Tag Archives: Independent learning

143. Jumping the gap

The transition from GCSE to A-level Maths is as smooth as can be for some students. Others need the London Underground sign:


This time last year the biggest issue (amongst many others) was the lack of logic and rigour in their algebraic solutions and graphs. I tried giving model answers (‘Thank you, Miss’, then file it in the recycling …. Grrr!). I tried explaining why it was important (you could almost hear the shutters slide down in most of their heads). I tried sharing the best student’s work on the board using the visualiser (type of document camera), but all to no avail. The majority of students thought they knew best and ignored all advice.


Now rather than go all Professor Umbridge on them*, I switched things around. They critiqued each other’s work.


1. You will need an exam (style) question, paper and post-it notes.

2. Ask students to complete the question on a sheet of paper – do not write names on it.

3. Put all the solutions out at the front or stick them to the board.

4. Give each student three post-its. They should write something good and something to improve and stick it on the work. Do this three times.


5. Each student reclaims their work and reads the notes. They then discuss the feedback and draw up a list of keypoints for improvement.


That could be the end of it, but I wanted to remind them of the task so:

6. Collect in the work and notes and mount them on half a noticeboard.


7. In the middle of the board put the question, the model solution and their list of key points for improvement.

8. For the next week or so keep referring to the wall display in lesson.

9. Set another question and repeat steps 2-5. Discuss how their work has (hopefully) improved.

10. Fill the remainder of the wall display with the work and comments.

This could be a useful activity to do at the start and end of a topic. It would also be a good BLP (Building Learning Power) activity.

* Professor Umbridge had a particularly sadistic detention task in Harry Potter, where whatever you wrote on the paper was etched into the detainee’s skin. Vile woman, odd ideas on education.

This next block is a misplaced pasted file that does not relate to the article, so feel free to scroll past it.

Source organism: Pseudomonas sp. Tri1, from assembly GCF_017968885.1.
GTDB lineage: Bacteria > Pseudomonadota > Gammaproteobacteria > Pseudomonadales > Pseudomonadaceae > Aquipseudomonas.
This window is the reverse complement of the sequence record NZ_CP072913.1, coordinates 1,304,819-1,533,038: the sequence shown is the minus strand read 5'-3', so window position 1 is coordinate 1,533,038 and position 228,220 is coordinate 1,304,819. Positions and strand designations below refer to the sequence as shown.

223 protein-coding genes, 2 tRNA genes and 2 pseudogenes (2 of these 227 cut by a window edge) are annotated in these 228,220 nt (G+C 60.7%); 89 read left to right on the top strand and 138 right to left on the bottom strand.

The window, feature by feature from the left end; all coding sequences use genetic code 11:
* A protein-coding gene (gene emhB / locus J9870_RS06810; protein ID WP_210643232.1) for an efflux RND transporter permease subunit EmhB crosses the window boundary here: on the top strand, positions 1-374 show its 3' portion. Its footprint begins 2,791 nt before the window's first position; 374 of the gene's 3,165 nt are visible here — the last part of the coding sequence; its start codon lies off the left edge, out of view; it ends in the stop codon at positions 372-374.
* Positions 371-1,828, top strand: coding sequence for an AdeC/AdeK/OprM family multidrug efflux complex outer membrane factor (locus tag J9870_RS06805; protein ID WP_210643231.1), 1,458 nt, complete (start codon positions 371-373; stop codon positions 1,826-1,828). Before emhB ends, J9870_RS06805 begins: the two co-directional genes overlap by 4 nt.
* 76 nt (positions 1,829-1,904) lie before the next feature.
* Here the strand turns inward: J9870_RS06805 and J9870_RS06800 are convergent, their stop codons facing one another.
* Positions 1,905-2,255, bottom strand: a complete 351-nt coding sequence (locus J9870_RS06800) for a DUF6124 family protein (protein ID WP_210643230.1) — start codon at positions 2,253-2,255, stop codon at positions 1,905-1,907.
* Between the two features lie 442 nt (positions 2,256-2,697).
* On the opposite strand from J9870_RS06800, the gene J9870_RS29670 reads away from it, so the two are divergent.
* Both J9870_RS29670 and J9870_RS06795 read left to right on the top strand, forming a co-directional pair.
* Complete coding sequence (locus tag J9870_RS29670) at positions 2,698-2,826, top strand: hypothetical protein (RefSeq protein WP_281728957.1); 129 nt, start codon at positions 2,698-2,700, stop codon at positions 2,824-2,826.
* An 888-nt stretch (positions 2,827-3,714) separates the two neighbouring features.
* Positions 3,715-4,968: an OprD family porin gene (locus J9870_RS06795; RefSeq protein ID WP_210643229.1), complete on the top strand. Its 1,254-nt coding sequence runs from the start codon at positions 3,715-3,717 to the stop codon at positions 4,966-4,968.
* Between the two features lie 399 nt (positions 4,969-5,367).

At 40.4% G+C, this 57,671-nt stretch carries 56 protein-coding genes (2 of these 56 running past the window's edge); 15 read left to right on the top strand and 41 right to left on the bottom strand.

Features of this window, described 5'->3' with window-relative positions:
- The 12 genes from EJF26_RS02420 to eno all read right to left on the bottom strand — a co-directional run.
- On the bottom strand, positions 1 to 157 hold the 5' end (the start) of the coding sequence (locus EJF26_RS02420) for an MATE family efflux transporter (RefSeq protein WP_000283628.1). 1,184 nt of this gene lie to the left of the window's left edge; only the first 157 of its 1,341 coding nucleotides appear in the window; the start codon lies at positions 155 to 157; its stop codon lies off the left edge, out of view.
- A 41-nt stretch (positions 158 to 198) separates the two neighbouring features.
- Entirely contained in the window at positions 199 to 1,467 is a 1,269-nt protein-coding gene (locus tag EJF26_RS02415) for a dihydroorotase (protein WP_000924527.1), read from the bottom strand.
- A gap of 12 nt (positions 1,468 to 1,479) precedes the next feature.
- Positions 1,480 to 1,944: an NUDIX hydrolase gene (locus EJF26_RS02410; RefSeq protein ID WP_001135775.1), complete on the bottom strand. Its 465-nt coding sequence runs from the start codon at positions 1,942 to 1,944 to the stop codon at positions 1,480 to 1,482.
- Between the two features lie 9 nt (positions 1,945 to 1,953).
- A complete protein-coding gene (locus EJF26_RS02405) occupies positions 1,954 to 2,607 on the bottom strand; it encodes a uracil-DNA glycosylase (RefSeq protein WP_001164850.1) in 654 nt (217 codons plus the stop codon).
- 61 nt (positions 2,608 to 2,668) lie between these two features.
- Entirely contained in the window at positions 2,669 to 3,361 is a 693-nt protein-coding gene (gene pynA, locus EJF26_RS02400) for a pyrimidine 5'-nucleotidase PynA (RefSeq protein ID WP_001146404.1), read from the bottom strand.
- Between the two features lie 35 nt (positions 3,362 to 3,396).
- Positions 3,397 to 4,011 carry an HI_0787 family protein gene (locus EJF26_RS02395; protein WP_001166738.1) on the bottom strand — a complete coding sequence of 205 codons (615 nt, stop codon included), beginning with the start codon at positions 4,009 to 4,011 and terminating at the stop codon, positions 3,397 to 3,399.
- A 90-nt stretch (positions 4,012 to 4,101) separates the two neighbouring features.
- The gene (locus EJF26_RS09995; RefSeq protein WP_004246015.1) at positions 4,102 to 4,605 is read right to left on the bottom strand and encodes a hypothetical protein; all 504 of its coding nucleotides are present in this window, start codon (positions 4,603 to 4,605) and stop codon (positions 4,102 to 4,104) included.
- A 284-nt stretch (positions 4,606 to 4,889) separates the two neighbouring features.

142. Here’s the answer

I’ve become increasingly interested in an inquiry based approach to learning maths after completing the ‘How to Learn Maths’ course.

Today I tried out a more problem-based approach with a Year 9 class. Last lesson we had recapped prior learning of equivalent fractions, simplifying and multiplying fractions. We had looked at using reciprocals in division. The starter today could easily have been 5 minutes with mini-whiteboards, but instead I gave them to following problem:


There is no ‘one correct answer’. The only limit was their mathematical imagination. After about twenty minutes we discussed each other’s answers on the board. If an answer was wrong, it was considered and corrected – rather than being dismissed or ignored. Walking around the room I was amazed – the level of engagement had increased and pupils were explaining their ideas. I could get a feel for who understood and who just followed procedures (and came unstuck when asked to do something different).

Of course, some pupils said ‘I can’t do it!’. They were met with the sympathetic response of ‘Can’t do it, doesn’t work anymore. Challenge is good for you’. Surprisingly, they either got on with it, started working with a friend or asked for pointers on how to start the problem.

I was really impressed with the students’ reaction to the task and by what I learnt about their understanding. Why not try it yourself on your next topic?